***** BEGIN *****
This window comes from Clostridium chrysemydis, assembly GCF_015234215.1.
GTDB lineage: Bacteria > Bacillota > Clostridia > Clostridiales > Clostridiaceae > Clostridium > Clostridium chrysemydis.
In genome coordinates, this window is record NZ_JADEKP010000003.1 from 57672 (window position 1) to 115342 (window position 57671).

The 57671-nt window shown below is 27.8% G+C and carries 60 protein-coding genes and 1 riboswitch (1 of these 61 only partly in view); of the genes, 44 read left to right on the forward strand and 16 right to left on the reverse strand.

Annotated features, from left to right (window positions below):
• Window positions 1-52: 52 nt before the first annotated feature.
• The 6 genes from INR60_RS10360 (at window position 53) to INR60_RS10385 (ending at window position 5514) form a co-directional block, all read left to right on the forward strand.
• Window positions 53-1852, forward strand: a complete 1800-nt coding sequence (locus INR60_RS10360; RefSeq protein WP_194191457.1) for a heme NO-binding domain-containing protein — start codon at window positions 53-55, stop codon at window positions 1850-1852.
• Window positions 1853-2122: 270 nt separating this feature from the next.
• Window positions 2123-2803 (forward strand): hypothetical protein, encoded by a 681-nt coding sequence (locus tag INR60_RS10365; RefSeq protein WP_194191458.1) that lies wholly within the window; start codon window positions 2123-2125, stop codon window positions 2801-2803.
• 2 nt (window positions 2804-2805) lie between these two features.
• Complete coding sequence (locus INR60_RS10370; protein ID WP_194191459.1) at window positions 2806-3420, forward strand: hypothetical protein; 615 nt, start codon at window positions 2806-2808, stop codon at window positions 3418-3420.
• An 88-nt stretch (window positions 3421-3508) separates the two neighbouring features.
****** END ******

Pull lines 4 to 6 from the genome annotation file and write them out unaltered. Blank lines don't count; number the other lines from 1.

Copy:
The 57671-nt window shown below is 27.8% G+C and carries 60 protein-coding genes and 1 riboswitch (1 of these 61 only partly in view); of the genes, 44 read left to right on the forward strand and 16 right to left on the reverse strand.

Annotated features, from left to right (window positions below):
• Window positions 1-52: 52 nt before the first annotated feature.